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Leading property website Rightmove says the average asking price for a home fell by just £21 month-on-month.

By Daniel Binns, business reporter

House prices have been flat in recent weeks but the market overall remains “steady”, according to new figures from a leading property website.

Rightmove said there was 0% growth in the four weeks to 8 June, compared with the previous month.

The average price of a property coming to the market was £375,110 during the period – a statistically insignificant drop of £21 from May’s record high of £375,131.

It said year-on-year prices were up 0.6%.

Despite the stagnant figures, Rightmove said market activity had “remained largely steady”.

The property website also said the upcoming general election appeared to have had a limited impact, as most buyers and sellers had continued with their plans after it was called.

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Separate figures from lenders in recent months have suggested that prices have been flat or been rising slightly since the start of the year.

Commentators say ongoing affordability pressures, such as high mortgage rates, have hit demand – but they expect prices and activity to pick up as the year progresses.

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A Rightmove spokesperson said its figures suggested that “activity is largely remaining stable” despite the general election being called.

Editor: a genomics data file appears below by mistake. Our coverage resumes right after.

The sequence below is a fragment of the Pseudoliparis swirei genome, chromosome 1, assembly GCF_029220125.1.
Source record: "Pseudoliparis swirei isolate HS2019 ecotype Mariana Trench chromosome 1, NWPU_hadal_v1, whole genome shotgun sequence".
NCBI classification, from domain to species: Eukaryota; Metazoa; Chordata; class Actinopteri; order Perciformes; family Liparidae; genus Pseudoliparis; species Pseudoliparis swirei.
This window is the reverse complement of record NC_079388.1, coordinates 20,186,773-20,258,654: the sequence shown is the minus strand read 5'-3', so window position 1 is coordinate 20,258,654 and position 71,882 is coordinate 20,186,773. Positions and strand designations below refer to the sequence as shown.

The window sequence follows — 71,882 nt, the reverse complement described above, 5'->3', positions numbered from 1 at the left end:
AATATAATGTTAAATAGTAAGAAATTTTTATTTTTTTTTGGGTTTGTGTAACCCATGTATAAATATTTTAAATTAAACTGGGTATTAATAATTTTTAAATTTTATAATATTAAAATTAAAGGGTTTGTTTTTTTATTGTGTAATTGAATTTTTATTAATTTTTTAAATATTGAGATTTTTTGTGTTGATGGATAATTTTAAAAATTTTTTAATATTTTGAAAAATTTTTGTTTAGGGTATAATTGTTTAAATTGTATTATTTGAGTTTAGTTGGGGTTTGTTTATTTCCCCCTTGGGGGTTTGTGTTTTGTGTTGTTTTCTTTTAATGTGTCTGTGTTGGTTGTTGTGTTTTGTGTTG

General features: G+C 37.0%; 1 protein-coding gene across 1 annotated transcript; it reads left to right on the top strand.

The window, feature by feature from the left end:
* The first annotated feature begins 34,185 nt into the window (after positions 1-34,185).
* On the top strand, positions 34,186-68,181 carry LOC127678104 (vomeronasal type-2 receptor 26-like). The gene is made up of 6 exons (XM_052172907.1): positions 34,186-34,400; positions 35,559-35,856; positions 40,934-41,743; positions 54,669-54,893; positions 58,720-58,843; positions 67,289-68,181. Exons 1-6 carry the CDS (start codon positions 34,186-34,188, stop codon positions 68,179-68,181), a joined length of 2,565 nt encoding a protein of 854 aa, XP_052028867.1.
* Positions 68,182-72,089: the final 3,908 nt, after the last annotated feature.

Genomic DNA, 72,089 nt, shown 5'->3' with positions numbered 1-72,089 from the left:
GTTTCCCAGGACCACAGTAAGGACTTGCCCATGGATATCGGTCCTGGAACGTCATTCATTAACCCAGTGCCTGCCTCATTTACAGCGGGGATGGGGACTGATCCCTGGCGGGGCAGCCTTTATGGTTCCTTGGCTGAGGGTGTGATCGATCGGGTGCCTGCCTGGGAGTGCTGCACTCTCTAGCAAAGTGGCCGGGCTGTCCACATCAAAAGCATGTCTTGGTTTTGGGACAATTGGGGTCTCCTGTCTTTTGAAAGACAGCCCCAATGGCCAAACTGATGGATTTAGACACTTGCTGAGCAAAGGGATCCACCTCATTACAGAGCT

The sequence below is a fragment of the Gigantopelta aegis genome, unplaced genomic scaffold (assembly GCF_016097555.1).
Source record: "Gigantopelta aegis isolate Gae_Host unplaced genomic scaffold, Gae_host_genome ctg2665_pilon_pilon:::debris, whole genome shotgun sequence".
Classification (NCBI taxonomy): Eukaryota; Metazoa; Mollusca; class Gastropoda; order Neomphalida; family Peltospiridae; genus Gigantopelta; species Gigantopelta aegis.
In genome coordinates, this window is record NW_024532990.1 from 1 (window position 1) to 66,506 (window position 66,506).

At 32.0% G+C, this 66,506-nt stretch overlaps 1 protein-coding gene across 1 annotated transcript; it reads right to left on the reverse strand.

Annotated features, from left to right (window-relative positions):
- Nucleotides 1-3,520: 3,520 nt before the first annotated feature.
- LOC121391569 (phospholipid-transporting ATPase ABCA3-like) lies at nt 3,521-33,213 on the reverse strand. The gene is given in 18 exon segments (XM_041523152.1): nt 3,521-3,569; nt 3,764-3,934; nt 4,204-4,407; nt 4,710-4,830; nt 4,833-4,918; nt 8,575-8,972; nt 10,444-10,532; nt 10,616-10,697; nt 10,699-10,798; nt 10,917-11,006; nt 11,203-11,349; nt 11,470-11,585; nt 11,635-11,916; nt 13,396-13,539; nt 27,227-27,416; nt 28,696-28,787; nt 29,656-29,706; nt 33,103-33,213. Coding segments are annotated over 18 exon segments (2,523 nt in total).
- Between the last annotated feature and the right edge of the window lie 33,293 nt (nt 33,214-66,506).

They added: “The number of sales being agreed and the number of buyers sending enquiries to agents remain steady, with the vast majority of those already in the home-moving market continuing with their plans.

“One exception is possible election caution among some would-be sellers, which is most pronounced for those at the typically more discretionary top end of the market, some of whom appear to be pausing their plans to see how the next few weeks unfold.”

Nathan Emerson, chief executive of estate agents’ body Propertymark, said: “It’s extremely positive to see stability within the housing market and despite a challenging period of high inflation and elevated interest rates, we are witnessing people approach the market with growing confidence.”

He added that a cut in interest rates would help drive demand by potentially unleashing a “raft of competitive mortgage deals”.

It comes ahead of the Bank of England‘s latest decision on the issue this Thursday lunchtime.

However, most commentators do not believe the Bank will reduce interest rates just yet, and expect them to instead be held at 5.25% for a seventh consecutive time.

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